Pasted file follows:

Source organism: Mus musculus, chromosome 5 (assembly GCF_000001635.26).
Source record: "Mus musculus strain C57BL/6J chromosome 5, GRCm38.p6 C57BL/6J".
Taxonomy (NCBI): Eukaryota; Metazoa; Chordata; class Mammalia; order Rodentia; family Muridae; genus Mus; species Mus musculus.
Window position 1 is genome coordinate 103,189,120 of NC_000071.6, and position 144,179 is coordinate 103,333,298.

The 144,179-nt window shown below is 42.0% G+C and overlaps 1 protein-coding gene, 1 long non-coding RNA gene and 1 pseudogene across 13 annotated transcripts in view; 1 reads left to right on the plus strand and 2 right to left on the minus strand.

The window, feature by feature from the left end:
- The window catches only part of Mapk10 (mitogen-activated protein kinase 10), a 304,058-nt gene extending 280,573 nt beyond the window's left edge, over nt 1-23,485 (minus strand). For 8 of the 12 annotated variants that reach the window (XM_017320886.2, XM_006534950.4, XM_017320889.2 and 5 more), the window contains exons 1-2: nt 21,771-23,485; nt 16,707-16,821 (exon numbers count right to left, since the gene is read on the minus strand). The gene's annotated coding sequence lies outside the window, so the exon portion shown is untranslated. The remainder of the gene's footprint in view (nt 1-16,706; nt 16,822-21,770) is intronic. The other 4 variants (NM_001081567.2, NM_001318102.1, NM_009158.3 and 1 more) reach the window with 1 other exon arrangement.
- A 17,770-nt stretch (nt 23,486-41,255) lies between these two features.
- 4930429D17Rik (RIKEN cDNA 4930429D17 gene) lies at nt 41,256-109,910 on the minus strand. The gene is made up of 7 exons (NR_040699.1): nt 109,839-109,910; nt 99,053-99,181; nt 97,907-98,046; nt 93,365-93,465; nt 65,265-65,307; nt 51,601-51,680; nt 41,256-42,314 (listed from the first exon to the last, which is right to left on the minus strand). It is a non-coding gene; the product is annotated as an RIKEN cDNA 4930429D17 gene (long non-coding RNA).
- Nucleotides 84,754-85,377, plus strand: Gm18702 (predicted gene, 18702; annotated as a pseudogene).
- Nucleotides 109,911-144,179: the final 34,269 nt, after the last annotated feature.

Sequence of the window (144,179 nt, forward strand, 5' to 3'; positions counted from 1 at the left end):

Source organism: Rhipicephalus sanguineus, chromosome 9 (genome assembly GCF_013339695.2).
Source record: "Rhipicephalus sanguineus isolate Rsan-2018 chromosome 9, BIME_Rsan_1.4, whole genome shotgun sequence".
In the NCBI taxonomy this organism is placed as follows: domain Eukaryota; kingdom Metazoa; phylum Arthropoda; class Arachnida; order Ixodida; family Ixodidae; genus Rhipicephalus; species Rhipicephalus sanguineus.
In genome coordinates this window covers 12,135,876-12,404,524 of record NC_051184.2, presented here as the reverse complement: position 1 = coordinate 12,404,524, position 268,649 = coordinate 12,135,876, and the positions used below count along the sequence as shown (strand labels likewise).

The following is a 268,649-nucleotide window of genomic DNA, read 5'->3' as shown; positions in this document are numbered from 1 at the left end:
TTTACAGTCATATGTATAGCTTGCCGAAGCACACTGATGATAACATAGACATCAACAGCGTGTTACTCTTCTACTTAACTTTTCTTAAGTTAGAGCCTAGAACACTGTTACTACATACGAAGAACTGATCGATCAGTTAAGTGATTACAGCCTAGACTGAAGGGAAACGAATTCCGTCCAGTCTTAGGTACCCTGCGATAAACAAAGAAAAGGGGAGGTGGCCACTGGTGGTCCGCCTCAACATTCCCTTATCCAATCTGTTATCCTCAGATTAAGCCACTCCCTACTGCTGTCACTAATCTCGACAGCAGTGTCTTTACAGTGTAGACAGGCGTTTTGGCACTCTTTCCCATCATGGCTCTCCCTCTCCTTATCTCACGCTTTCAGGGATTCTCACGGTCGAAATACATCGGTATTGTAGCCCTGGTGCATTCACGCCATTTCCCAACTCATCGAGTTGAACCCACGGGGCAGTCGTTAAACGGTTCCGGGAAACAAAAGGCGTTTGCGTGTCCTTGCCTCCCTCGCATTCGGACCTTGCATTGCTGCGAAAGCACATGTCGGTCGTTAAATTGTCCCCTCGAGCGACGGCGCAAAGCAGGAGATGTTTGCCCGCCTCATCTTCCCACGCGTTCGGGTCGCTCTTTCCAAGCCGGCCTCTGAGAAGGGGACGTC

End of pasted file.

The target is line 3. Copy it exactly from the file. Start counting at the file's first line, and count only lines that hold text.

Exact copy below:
Taxonomy (NCBI): Eukaryota; Metazoa; Chordata; class Mammalia; order Rodentia; family Muridae; genus Mus; species Mus musculus.